With Ivy League Season Delayed, What’s Next for Morgan Barron?

A tough decision for the Rangers’ prospect is further complicated by NCAA cancellations.

The path for Morgan Barron seemed fairly clear in the winter. The 2017 sixth-round pick was the star player on Cornell, the top-ranked team in men’s college hockey. He would lead the team on a deep run for the National Championship and then, by any reasonable prediction, sign with the Rangers, maybe even joining AHL Hartford for the playoffs.

COVID-19 abruptly canceled the NCAA season. What was supposed to be the culmination of Barron’s three years at Cornell instead turned anticlimactic.

So if Barron were to pursue a senior season, it would be because he’s not mentally prepared to leave Cornell behind. Barron told Lohud that the current circumstances “screwed everything up.” It would be understandable if he felt he had unfinished business at school. The Big Red would be returning most key players, with Barron most integral, and would likely continue 2020-21 as a favorite to be NCAA champions.

That option appears to be in major jeopardy. Ivy League schools, Cornell included, have recently opted to cancel all Fall sports for 2020. That means that those hockey programs won’t begin again until January of 2021 at the absolute soonest. If those schools are able to conduct any sort of season at all, it will be a fairly limited schedule, and players will have been without competitive games for nearly a full year before cramming a quick mini-season and then taking yet another long summer break.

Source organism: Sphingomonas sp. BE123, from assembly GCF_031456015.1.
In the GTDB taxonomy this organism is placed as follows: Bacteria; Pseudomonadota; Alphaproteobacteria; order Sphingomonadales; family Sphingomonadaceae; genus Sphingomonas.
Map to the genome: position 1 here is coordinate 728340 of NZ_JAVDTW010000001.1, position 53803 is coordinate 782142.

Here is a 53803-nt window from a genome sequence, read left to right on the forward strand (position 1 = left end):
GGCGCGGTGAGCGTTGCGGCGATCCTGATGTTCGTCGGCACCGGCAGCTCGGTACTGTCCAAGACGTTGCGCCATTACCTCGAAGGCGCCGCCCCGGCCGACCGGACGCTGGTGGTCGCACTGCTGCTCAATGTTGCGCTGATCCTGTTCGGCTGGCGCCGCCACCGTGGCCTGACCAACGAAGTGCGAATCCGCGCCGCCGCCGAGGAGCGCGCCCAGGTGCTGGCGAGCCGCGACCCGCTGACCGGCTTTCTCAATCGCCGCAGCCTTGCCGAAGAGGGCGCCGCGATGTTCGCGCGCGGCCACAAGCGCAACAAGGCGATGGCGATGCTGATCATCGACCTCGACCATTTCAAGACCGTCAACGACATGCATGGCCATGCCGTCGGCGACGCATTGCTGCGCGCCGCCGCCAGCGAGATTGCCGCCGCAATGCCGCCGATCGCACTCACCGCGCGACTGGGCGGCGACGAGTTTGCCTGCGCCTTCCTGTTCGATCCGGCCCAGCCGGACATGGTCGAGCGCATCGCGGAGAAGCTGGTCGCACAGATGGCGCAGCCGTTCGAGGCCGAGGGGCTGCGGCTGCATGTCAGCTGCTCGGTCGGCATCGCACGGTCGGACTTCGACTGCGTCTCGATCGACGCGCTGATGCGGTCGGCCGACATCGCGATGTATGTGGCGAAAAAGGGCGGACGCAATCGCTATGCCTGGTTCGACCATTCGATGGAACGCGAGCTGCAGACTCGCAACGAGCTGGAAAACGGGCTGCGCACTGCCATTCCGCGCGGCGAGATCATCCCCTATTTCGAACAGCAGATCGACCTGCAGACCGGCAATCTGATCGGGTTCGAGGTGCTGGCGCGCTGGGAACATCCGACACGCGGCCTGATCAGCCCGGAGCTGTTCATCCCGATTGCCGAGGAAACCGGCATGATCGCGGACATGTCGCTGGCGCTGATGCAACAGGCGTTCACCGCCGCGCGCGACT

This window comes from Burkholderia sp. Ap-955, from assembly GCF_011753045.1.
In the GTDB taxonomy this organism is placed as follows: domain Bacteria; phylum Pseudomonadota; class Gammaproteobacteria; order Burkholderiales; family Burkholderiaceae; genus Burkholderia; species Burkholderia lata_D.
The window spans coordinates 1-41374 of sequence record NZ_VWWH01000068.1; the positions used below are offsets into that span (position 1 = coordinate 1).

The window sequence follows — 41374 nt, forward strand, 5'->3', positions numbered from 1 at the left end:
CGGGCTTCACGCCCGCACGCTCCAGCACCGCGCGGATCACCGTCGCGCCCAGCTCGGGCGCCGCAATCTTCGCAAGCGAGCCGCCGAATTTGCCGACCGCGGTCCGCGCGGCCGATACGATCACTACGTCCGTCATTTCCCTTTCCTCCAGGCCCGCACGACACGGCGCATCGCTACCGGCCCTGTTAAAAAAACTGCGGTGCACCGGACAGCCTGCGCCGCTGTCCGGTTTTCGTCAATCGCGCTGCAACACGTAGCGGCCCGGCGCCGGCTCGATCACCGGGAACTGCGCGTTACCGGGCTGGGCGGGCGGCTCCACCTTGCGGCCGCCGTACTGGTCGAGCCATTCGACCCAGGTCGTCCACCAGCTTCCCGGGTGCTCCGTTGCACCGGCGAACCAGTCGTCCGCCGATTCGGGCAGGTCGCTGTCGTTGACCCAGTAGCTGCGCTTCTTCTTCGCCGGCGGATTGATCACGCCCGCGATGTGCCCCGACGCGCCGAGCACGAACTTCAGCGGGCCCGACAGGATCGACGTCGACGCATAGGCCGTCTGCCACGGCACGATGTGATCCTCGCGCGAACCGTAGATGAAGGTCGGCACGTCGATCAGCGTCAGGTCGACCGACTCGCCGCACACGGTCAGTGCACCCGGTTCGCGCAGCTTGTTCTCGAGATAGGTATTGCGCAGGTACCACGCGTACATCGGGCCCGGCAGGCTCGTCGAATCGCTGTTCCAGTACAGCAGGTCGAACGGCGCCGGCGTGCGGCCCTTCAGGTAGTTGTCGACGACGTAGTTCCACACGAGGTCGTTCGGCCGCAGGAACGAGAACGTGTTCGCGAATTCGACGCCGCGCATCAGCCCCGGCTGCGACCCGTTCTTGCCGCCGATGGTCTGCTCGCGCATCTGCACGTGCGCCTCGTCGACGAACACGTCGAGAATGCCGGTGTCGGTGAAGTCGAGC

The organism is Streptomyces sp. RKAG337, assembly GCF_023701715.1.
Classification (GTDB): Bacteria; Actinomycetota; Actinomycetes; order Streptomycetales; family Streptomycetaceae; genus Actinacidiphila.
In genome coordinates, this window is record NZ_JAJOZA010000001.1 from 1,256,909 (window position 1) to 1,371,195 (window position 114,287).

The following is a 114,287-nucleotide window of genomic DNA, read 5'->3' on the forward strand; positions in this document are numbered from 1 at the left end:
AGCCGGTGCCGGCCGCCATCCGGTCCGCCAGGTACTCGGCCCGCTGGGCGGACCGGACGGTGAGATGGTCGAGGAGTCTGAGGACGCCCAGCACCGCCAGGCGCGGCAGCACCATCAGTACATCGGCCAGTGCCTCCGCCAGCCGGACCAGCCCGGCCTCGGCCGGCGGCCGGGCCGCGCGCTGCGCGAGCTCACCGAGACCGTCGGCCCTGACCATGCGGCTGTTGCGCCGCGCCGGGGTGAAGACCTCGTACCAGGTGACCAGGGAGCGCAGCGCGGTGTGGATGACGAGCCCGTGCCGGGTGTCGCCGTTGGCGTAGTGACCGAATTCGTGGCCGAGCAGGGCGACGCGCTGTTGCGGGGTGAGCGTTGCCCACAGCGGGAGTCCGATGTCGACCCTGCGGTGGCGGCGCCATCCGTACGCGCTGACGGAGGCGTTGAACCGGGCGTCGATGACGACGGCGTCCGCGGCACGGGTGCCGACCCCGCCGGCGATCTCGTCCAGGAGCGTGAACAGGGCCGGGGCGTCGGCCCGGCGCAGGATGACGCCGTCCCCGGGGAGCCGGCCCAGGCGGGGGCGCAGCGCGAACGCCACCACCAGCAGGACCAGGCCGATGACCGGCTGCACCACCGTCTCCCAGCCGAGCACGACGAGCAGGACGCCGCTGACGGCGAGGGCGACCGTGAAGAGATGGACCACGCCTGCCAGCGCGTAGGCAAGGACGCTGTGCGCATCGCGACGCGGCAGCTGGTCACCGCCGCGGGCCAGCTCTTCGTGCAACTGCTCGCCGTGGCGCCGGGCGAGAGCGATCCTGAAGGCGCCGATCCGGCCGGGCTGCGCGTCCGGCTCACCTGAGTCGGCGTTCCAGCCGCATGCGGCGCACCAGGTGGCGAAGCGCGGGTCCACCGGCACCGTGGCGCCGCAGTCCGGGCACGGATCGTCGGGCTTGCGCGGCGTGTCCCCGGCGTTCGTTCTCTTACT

Such a long period of mostly idle time could be incredibly detrimental to the development of prospects with NHL aspirations. With that in mind, some have begun to abandon ship. Jack Drury (nephew of Chris), who was drafted by Carolina in the 2018 second round, has made the radical decision to leave Harvard for good and play in Sweden for the 2020-21 season. His teammate, Jack Rathbone, seemed poised for a junior season with the Crimson but instead signed with Vancouver immediately following the Ivy League announcement.

At least, physically and technically, Barron is ready to turn pro. He’s no longer the incredibly raw project the Rangers drafted out of St. Andrew’s in Canada. He’s grown into his body, improved his skating, and learned how to exploit his physical tools on the tactical side of the game at a Cornell program that is low on talent but high on cohesion. In fact, the Rangers were prepared to sign him following his sophomore season in 2019.

Even under normal circumstances, a senior season at Cornell would have been dubious. The parts of his game that need work — skating, quick decision making, and tactical reads — aren’t going to progress against mediocre ECAC 20-year-old’s. Should he return, it would be a sentimental decision more than anything. There’s no objectively “right” answer to what he should do, but the latest setback for college hockey really pushes the issue. Is Barron prepared to forego a year of his pro career, which would allow him to burn his entry-level contract, aide his development, and potentially advance to the NHL sooner, for the sake of a senior season at Cornell that could very well not even happen at all?

Only he can decide what’s best for him, but it seems likely that the Barron will forego a senior season and sign with the Rangers. As was the plan from the beginning.